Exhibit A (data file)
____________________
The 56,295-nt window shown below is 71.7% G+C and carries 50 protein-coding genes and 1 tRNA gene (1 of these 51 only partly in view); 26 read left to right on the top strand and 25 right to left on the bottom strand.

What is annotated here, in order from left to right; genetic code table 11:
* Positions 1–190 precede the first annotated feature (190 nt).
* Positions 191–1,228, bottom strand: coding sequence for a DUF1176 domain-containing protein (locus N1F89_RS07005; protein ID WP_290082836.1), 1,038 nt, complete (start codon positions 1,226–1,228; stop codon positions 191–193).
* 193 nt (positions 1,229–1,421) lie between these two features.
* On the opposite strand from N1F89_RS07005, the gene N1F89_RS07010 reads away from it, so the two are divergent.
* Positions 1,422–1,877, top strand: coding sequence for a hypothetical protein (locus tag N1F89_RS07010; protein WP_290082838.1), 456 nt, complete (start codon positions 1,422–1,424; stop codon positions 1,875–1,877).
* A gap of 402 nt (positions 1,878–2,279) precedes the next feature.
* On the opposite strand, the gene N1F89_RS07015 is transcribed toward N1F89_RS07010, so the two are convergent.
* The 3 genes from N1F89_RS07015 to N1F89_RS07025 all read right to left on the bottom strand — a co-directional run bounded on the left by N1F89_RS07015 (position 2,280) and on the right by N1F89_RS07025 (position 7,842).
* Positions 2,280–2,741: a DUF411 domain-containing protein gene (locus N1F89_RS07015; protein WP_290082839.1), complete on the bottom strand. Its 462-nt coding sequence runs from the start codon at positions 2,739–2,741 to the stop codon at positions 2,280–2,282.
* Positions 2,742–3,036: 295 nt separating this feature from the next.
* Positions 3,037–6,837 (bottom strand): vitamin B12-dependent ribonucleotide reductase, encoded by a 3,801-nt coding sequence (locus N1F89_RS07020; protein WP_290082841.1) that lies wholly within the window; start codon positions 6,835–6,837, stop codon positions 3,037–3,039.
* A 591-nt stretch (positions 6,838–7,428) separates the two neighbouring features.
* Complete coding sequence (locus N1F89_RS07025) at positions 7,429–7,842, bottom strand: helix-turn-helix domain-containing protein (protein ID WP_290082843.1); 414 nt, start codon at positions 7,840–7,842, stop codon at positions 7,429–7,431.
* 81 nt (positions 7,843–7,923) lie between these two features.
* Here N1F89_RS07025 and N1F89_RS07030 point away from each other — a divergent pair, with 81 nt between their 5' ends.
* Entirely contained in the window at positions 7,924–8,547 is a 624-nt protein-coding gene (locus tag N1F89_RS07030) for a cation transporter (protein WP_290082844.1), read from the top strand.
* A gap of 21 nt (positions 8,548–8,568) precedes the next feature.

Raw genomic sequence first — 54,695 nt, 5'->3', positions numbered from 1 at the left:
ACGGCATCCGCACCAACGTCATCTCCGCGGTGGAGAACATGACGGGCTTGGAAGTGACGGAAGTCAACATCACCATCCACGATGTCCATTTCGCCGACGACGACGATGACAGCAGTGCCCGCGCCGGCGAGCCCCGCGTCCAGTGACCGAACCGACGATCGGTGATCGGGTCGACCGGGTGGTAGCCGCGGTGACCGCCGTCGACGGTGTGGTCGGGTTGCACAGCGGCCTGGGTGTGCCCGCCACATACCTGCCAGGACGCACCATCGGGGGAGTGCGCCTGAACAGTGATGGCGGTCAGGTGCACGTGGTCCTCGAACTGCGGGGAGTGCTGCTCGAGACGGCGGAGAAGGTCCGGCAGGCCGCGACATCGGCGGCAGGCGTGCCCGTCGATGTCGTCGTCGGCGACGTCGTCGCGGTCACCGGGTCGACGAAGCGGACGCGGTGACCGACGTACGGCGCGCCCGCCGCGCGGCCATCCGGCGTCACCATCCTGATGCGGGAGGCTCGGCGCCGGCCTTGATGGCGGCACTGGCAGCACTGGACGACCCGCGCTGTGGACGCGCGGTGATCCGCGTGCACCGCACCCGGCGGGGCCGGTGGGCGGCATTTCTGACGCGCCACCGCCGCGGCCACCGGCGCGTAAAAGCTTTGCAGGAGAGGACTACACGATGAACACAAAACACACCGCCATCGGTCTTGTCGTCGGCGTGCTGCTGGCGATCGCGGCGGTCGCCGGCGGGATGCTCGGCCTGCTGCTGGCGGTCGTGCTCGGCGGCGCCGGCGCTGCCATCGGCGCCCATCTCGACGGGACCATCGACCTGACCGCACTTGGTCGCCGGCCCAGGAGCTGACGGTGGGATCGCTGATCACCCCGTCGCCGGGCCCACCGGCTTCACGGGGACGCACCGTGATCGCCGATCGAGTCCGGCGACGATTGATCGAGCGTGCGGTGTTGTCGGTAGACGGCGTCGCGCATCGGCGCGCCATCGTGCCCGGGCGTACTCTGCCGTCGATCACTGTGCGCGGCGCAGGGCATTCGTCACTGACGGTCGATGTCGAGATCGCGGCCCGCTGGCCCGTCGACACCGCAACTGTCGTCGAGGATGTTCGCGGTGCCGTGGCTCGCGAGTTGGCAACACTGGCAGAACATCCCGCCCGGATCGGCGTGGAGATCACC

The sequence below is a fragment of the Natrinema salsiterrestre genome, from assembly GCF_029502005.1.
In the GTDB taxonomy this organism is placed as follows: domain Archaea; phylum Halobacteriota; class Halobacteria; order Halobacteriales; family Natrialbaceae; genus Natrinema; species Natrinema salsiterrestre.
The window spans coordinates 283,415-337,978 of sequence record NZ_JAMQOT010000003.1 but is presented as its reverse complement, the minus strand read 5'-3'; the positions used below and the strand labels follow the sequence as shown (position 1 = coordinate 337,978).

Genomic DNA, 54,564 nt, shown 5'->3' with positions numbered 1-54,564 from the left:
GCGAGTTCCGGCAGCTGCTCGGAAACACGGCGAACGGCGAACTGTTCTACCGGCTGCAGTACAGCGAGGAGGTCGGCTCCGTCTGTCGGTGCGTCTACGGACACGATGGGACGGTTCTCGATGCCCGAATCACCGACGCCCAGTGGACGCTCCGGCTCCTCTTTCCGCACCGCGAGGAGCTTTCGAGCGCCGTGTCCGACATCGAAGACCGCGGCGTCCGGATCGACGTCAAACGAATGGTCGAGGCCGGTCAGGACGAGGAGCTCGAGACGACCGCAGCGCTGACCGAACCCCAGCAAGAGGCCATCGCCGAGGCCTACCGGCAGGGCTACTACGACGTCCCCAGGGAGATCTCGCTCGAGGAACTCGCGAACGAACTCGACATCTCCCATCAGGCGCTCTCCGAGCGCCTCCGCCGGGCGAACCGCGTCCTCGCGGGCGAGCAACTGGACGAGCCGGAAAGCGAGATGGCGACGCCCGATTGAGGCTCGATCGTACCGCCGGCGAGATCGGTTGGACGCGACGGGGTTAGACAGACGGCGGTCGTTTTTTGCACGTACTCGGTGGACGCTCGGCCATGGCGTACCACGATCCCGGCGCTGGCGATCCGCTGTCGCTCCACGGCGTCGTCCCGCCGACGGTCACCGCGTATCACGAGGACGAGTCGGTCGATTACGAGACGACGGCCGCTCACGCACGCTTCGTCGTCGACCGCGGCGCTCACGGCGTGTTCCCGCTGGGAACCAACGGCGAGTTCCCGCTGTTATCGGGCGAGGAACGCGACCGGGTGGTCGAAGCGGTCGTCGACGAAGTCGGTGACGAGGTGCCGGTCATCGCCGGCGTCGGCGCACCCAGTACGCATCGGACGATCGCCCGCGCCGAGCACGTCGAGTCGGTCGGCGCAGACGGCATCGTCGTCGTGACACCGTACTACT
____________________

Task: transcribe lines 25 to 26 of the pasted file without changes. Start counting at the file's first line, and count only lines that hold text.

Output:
Genomic DNA, 54,564 nt, shown 5'->3' with positions numbered 1-54,564 from the left:
GCGAGTTCCGGCAGCTGCTCGGAAACACGGCGAACGGCGAACTGTTCTACCGGCTGCAGTACAGCGAGGAGGTCGGCTCCGTCTGTCGGTGCGTCTACGGACACGATGGGACGGTTCTCGATGCCCGAATCACCGACGCCCAGTGGACGCTCCGGCTCCTCTTTCCGCACCGCGAGGAGCTTTCGAGCGCCGTGTCCGACATCGAAGACCGCGGCGTCCGGATCGACGTCAAACGAATGGTCGAGGCCGGTCAGGACGAGGAGCTCGAGACGACCGCAGCGCTGACCGAACCCCAGCAAGAGGCCATCGCCGAGGCCTACCGGCAGGGCTACTACGACGTCCCCAGGGAGATCTCGCTCGAGGAACTCGCGAACGAACTCGACATCTCCCATCAGGCGCTCTCCGAGCGCCTCCGCCGGGCGAACCGCGTCCTCGCGGGCGAGCAACTGGACGAGCCGGAAAGCGAGATGGCGACGCCCGATTGAGGCTCGATCGTACCGCCGGCGAGATCGGTTGGACGCGACGGGGTTAGACAGACGGCGGTCGTTTTTTGCACGTACTCGGTGGACGCTCGGCCATGGCGTACCACGATCCCGGCGCTGGCGATCCGCTGTCGCTCCACGGCGTCGTCCCGCCGACGGTCACCGCGTATCACGAGGACGAGTCGGTCGATTACGAGACGACGGCCGCTCACGCACGCTTCGTCGTCGACCGCGGCGCTCACGGCGTGTTCCCGCTGGGAACCAACGGCGAGTTCCCGCTGTTATCGGGCGAGGAACGCGACCGGGTGGTCGAAGCGGTCGTCGACGAAGTCGGTGACGAGGTGCCGGTCATCGCCGGCGTCGGCGCACCCAGTACGCATCGGACGATCGCCCGCGCCGAGCACGTCGAGTCGGTCGGCGCAGACGGCATCGTCGTCGTGACACCGTACTACT